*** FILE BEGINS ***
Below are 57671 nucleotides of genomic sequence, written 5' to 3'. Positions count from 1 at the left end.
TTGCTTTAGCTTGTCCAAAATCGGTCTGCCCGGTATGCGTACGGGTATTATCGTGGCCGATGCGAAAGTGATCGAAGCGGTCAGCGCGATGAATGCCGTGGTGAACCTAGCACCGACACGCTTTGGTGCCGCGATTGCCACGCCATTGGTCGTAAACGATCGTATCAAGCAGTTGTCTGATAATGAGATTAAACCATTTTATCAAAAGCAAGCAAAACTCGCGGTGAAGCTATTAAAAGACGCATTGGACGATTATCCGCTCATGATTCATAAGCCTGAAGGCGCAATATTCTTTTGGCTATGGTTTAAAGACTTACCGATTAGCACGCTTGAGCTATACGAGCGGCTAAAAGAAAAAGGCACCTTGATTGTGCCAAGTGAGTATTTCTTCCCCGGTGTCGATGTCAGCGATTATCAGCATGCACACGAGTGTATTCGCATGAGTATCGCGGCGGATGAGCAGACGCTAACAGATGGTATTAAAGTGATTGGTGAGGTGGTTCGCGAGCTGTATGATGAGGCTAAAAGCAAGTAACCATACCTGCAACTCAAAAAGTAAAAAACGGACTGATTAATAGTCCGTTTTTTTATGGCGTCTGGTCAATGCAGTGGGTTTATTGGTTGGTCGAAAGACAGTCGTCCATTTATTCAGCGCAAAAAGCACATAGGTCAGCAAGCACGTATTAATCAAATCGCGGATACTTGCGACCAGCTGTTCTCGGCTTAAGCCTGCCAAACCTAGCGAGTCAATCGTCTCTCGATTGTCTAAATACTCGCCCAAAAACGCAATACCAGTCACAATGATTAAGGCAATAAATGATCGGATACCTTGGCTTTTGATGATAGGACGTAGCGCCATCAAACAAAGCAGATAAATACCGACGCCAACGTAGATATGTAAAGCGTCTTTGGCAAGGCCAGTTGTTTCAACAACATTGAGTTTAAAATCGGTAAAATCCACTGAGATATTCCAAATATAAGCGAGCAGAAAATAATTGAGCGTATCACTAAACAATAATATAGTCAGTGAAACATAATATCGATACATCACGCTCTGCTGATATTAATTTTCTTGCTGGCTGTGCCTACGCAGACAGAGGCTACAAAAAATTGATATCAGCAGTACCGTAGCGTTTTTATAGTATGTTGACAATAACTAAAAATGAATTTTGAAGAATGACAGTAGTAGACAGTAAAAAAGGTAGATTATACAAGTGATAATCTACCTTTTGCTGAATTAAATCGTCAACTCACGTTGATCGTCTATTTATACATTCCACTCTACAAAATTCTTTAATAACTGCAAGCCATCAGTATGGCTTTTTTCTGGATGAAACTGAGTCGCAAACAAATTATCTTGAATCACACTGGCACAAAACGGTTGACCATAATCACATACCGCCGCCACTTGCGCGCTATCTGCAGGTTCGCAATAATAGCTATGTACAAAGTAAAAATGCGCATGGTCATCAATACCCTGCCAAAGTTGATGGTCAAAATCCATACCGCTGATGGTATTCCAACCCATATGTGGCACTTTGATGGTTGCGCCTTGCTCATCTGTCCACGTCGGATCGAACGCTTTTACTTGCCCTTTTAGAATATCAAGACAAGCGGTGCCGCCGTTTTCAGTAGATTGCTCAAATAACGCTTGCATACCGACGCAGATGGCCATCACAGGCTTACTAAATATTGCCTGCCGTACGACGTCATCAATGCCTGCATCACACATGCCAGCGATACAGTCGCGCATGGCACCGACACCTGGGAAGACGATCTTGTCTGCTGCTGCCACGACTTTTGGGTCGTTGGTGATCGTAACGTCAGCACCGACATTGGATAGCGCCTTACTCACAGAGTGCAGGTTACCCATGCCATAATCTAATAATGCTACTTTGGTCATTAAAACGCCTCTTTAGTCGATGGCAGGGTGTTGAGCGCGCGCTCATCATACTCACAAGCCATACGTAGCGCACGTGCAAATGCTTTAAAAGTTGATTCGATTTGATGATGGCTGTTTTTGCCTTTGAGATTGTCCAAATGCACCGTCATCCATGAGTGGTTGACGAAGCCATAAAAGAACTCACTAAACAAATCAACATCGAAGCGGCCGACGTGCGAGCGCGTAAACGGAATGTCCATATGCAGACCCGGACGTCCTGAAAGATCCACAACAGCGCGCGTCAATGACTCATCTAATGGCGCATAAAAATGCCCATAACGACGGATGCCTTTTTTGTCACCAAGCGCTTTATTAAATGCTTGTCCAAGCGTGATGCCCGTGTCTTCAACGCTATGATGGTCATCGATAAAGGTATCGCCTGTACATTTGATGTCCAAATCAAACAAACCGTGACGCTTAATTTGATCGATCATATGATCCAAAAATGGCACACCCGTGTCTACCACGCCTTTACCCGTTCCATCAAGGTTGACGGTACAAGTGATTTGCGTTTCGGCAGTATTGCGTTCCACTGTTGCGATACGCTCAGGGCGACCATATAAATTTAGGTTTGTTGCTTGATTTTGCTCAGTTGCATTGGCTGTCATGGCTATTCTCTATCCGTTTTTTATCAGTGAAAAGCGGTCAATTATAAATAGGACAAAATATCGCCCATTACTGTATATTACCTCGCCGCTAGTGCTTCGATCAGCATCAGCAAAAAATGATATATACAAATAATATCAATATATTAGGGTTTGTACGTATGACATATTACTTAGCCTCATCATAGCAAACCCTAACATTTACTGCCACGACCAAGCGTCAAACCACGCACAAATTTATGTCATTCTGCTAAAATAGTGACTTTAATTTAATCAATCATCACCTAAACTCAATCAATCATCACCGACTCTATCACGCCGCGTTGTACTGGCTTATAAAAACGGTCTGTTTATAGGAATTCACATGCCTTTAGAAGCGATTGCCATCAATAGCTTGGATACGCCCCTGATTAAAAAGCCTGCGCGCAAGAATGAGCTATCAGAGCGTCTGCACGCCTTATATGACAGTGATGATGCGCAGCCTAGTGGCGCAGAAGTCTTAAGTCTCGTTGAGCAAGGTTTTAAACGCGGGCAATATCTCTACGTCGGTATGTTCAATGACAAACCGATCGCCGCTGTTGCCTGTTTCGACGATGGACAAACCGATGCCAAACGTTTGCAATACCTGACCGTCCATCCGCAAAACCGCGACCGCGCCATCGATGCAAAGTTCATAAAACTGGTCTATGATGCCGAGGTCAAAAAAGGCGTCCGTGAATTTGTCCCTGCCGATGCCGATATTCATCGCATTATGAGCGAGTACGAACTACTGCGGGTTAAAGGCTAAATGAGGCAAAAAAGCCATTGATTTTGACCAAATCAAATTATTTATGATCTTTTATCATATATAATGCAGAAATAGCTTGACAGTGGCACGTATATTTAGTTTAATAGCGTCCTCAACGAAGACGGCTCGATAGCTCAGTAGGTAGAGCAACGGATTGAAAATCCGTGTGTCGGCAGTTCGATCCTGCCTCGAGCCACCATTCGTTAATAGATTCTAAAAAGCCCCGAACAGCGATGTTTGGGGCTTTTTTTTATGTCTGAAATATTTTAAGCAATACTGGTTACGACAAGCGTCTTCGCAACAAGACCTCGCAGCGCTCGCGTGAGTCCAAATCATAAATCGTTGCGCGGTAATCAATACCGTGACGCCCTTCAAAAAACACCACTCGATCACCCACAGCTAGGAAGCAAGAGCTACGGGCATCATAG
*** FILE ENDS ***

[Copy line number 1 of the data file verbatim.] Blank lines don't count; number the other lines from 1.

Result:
Below are 57671 nucleotides of genomic sequence, written 5' to 3'. Positions count from 1 at the left end.